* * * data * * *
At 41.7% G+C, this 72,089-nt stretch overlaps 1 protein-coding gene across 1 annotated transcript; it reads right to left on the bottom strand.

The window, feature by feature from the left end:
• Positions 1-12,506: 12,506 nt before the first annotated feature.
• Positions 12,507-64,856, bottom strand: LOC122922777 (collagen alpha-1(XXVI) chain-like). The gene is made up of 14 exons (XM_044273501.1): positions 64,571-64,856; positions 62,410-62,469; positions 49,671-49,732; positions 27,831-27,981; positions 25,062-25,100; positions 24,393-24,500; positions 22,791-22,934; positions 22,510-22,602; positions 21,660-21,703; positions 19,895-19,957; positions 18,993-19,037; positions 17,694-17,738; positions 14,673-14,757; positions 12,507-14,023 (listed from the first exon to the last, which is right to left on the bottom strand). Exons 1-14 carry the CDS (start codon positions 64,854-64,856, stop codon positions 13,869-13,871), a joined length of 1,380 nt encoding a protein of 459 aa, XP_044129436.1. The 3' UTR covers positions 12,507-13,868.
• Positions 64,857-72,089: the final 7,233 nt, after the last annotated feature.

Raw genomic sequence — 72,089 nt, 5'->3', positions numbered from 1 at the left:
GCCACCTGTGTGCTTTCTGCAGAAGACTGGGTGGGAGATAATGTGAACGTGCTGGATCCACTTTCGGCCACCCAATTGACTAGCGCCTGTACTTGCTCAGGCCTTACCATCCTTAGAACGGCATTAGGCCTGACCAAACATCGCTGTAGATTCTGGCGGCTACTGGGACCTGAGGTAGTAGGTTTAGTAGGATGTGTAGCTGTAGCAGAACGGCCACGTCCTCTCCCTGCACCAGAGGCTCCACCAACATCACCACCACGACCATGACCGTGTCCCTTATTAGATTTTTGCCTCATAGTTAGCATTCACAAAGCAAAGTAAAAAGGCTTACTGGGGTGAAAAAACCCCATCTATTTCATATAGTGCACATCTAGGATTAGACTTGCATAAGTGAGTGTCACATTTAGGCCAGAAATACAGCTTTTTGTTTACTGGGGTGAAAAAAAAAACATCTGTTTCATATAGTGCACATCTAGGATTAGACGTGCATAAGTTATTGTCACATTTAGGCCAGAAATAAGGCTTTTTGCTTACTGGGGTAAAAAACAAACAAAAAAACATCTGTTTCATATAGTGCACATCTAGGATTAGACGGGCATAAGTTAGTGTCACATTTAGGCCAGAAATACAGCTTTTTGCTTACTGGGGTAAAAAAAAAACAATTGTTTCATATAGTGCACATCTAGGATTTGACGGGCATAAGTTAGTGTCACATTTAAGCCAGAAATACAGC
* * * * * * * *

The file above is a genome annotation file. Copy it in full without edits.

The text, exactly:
At 41.7% G+C, this 72,089-nt stretch overlaps 1 protein-coding gene across 1 annotated transcript; it reads right to left on the bottom strand.

The window, feature by feature from the left end:
• Positions 1-12,506: 12,506 nt before the first annotated feature.
• Positions 12,507-64,856, bottom strand: LOC122922777 (collagen alpha-1(XXVI) chain-like). The gene is made up of 14 exons (XM_044273501.1): positions 64,571-64,856; positions 62,410-62,469; positions 49,671-49,732; positions 27,831-27,981; positions 25,062-25,100; positions 24,393-24,500; positions 22,791-22,934; positions 22,510-22,602; positions 21,660-21,703; positions 19,895-19,957; positions 18,993-19,037; positions 17,694-17,738; positions 14,673-14,757; positions 12,507-14,023 (listed from the first exon to the last, which is right to left on the bottom strand). Exons 1-14 carry the CDS (start codon positions 64,854-64,856, stop codon positions 13,869-13,871), a joined length of 1,380 nt encoding a protein of 459 aa, XP_044129436.1. The 3' UTR covers positions 12,507-13,868.
• Positions 64,857-72,089: the final 7,233 nt, after the last annotated feature.

Raw genomic sequence — 72,089 nt, 5'->3', positions numbered from 1 at the left:
GCCACCTGTGTGCTTTCTGCAGAAGACTGGGTGGGAGATAATGTGAACGTGCTGGATCCACTTTCGGCCACCCAATTGACTAGCGCCTGTACTTGCTCAGGCCTTACCATCCTTAGAACGGCATTAGGCCTGACCAAACATCGCTGTAGATTCTGGCGGCTACTGGGACCTGAGGTAGTAGGTTTAGTAGGATGTGTAGCTGTAGCAGAACGGCCACGTCCTCTCCCTGCACCAGAGGCTCCACCAACATCACCACCACGACCATGACCGTGTCCCTTATTAGATTTTTGCCTCATAGTTAGCATTCACAAAGCAAAGTAAAAAGGCTTACTGGGGTGAAAAAACCCCATCTATTTCATATAGTGCACATCTAGGATTAGACTTGCATAAGTGAGTGTCACATTTAGGCCAGAAATACAGCTTTTTGTTTACTGGGGTGAAAAAAAAAACATCTGTTTCATATAGTGCACATCTAGGATTAGACGTGCATAAGTTATTGTCACATTTAGGCCAGAAATAAGGCTTTTTGCTTACTGGGGTAAAAAACAAACAAAAAAACATCTGTTTCATATAGTGCACATCTAGGATTAGACGGGCATAAGTTAGTGTCACATTTAGGCCAGAAATACAGCTTTTTGCTTACTGGGGTAAAAAAAAAACAATTGTTTCATATAGTGCACATCTAGGATTTGACGGGCATAAGTTAGTGTCACATTTAAGCCAGAAATACAGC